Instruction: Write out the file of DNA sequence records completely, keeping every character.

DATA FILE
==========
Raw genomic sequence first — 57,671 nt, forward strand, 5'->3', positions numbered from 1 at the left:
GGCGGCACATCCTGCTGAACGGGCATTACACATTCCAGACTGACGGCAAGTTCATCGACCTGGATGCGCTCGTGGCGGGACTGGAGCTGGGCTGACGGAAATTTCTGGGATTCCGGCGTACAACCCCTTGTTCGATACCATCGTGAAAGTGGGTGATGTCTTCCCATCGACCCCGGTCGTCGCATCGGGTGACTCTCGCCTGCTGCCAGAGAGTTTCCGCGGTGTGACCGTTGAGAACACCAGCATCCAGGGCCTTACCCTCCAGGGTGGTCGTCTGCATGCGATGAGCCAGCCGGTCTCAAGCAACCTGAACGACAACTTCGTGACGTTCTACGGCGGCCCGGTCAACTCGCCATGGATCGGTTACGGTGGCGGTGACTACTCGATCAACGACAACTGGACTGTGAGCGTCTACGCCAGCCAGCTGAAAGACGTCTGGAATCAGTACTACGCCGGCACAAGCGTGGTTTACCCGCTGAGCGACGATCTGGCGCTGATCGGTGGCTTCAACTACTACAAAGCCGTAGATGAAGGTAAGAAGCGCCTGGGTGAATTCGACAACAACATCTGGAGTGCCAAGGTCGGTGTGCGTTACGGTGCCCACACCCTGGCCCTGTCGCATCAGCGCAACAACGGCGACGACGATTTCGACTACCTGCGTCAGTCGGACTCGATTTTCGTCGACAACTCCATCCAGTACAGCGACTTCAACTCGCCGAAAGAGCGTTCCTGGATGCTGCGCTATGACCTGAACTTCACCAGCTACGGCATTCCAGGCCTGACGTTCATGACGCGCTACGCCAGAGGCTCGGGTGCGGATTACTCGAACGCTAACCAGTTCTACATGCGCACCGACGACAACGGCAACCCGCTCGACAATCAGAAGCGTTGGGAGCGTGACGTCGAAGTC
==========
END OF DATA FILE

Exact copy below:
Raw genomic sequence first — 57,671 nt, forward strand, 5'->3', positions numbered from 1 at the left:
GGCGGCACATCCTGCTGAACGGGCATTACACATTCCAGACTGACGGCAAGTTCATCGACCTGGATGCGCTCGTGGCGGGACTGGAGCTGGGCTGACGGAAATTTCTGGGATTCCGGCGTACAACCCCTTGTTCGATACCATCGTGAAAGTGGGTGATGTCTTCCCATCGACCCCGGTCGTCGCATCGGGTGACTCTCGCCTGCTGCCAGAGAGTTTCCGCGGTGTGACCGTTGAGAACACCAGCATCCAGGGCCTTACCCTCCAGGGTGGTCGTCTGCATGCGATGAGCCAGCCGGTCTCAAGCAACCTGAACGACAACTTCGTGACGTTCTACGGCGGCCCGGTCAACTCGCCATGGATCGGTTACGGTGGCGGTGACTACTCGATCAACGACAACTGGACTGTGAGCGTCTACGCCAGCCAGCTGAAAGACGTCTGGAATCAGTACTACGCCGGCACAAGCGTGGTTTACCCGCTGAGCGACGATCTGGCGCTGATCGGTGGCTTCAACTACTACAAAGCCGTAGATGAAGGTAAGAAGCGCCTGGGTGAATTCGACAACAACATCTGGAGTGCCAAGGTCGGTGTGCGTTACGGTGCCCACACCCTGGCCCTGTCGCATCAGCGCAACAACGGCGACGACGATTTCGACTACCTGCGTCAGTCGGACTCGATTTTCGTCGACAACTCCATCCAGTACAGCGACTTCAACTCGCCGAAAGAGCGTTCCTGGATGCTGCGCTATGACCTGAACTTCACCAGCTACGGCATTCCAGGCCTGACGTTCATGACGCGCTACGCCAGAGGCTCGGGTGCGGATTACTCGAACGCTAACCAGTTCTACATGCGCACCGACGACAACGGCAACCCGCTCGACAATCAGAAGCGTTGGGAGCGTGACGTCGAAGTC